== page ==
~11 min read|
I was recently trying to publish a new version our product when I ran into an issue: the tag already existed and so my command exited with a failure.
This got me wondering what exactly are Git Tags, why do we use them, and how might I get better at using them. The purpose of this page is to answer those questions (and be slightly more concise than the excellent primary source: the Git Handbook’s section on tagging).
The second (and more intuitive) way to delete a remote tag is with:
$ git push origin --delete <tagname>
Let’s start by addressing some fundamental questions: What are tags? How are they (typically) used? Why might we care?
From the Handbook:
Like most VCSs, Git has the ability to tag specific points in a repository’s history as being important. Typically, people use this functionality to mark release points (v1.0, v2.0 and so on). In this section, you’ll learn how to list existing tags, how to create and delete tags, and what the different types of tags are.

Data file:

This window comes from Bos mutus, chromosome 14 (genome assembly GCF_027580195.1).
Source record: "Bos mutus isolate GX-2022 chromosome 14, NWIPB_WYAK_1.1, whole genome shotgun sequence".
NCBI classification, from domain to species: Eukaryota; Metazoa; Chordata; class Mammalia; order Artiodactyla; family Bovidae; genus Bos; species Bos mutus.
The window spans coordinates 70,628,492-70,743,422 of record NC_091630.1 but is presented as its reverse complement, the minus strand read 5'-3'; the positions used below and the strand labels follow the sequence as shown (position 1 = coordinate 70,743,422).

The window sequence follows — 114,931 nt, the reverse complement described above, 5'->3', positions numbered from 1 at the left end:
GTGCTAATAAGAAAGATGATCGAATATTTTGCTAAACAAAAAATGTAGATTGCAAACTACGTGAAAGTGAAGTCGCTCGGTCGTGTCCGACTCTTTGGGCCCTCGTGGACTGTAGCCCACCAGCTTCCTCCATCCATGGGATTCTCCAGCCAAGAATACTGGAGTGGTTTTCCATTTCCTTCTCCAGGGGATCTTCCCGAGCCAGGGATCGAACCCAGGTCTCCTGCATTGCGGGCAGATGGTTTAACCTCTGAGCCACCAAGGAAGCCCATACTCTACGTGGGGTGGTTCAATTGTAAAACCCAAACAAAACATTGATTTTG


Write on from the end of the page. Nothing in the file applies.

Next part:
Tags then are landmarks. They make identifying points in a product’s history straightforward. The most common use is for releases - particularly useful for rollbacks.A lot of CI/CD tooling can be configured to use tags.
Now that we know why we might want to create a tag, the natural next step is to actually do that.
The easiest way to create a tag is with the git command from within a git managed directory:
% git tag vx.yy.zz
This will create a tag for the most recent commit.
% g l * 0675a9c1 2021-08-30 | Add feature x (HEAD -> main, tag: vx.yy.zz, origin/main) [Stephen]
| major | minor | patch | premajor | preminor | prepatch | prerelease [--preid=<prerelease-id
Yarn has a slightly different API using flags instead of arguments to direct the new version.